Author: Ryland P Byrd, Jr, MD; Chief Editor: Zab Mosenifar, MD, FACP, FCCP more... Respiratory alkalosis is a disturbance in acid and base balance due to alveolar hyperventilation. Alveolar hyperventilation leads to a decreased partial pressure of arterial carbon dioxide (PaCO2). In turn, the decrease in PaCO2 increases the ratio of bicarbonate concentration to PaCO2 and, thereby, increases the pH level, thus the descriptive term of respiratory alkalosis. The decrease in PaCO2 (hypocapnia) develops when a strong respiratory stimulus causes the respiratory system to remove more carbon dioxide than is produced metabolically in the tissues. Respiratory alkalosis can be acute or chronic. In acute respiratory alkalosis, the PaCO2 level is below the lower limit of normal and the serum pH is alkalemic. In chronic respiratory alkalosis, the PaCO2 level is below the lower limit of normal, but the pH level is relatively normal or near normal. Respiratory alkalosis is the most common acid-base abnormality observed in patients who are critically ill. It is associated with numerous illnesses and is a common finding in patients on mechanical ventilation. Many cardiac and pulmonary disorders can manifest with respiratory alkalosis as an early or intermediate finding. When respiratory alkalosis is present, the cause may be a minor, nonlife-threatening disorder. However, more serious disease processes should also be considered in the differential diagnosis. Breathing or alveolar ventilation is the bodys way of providing adequate amounts of oxygen for metabolism while removing carbon dioxide produced in the tissues. By sensing the bodys partial pressure of arterial oxygen (PaO2) and PaCO2, the respiratory system adjusts pulmonary ventilation so that oxygen uptake and carbon dioxide elim Continue reading >>

Metabolic Vs. Respiratory Acidosis

Metabolic Vs. Respiratory Acidosis

Watch short & fun videos Start Your Free Trial Today Log in or sign up to add this lesson to a Custom Course. Custom Courses are courses that you create from Study.com lessons. Use them just like other courses to track progress, access quizzes and exams, and share content. Organize and share selected lessons with your class. Make planning easier by creating your own custom course. Create a new course from any lesson page or your dashboard. Click "Add to" located below the video player and follow the prompts to name your course and save your lesson. Click on the "Custom Courses" tab, then click "Create course". Next, go to any lesson page and begin adding lessons. Edit your Custom Course directly from your dashboard. Name your Custom Course and add an optional description or learning objective. Create chapters to group lesson within your course. Remove and reorder chapters and lessons at any time. Share your Custom Course or assign lessons and chapters. Share or assign lessons and chapters by clicking the "Teacher" tab on the lesson or chapter page you want to assign. Students' quiz scores and video views will be trackable in your "Teacher" tab. You can share your Custom Course by copying and pasting the course URL. Only Study.com members will be able to access the entire course. We are going to learn about the two different types of acidosis and how they develop. This lesson will explain the differences and similarities that exist between the symptoms and treatments. What comes to mind when you think about acid? You might think about foods that contain acid, such as citrus fruit, or you may think about the battery in your car that contains acid. What probably didn't come to mind is your blood. Our blood is nowhere near as acidic as battery acid or citrus fruit, but the Continue reading >>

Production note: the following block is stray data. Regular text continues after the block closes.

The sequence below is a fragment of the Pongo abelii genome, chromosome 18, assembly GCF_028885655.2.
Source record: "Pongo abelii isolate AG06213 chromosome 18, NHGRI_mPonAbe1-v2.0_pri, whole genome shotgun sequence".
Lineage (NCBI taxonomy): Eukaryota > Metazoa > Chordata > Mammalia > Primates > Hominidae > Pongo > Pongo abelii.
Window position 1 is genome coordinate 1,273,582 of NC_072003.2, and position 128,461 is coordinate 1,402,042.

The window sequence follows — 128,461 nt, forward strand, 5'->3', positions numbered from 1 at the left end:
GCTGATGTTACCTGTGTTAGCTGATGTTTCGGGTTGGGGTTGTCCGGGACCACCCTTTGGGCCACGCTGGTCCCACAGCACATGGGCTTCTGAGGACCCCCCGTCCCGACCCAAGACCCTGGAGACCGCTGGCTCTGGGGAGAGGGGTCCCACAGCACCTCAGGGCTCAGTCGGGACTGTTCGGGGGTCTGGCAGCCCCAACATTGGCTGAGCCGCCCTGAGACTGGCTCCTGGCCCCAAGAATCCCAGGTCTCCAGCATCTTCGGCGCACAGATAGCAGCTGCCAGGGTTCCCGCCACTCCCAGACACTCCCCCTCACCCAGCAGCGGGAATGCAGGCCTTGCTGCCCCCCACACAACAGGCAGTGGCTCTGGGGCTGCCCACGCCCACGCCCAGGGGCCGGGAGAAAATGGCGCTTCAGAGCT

Acidosis And Alkolosis

Acidosis And Alkolosis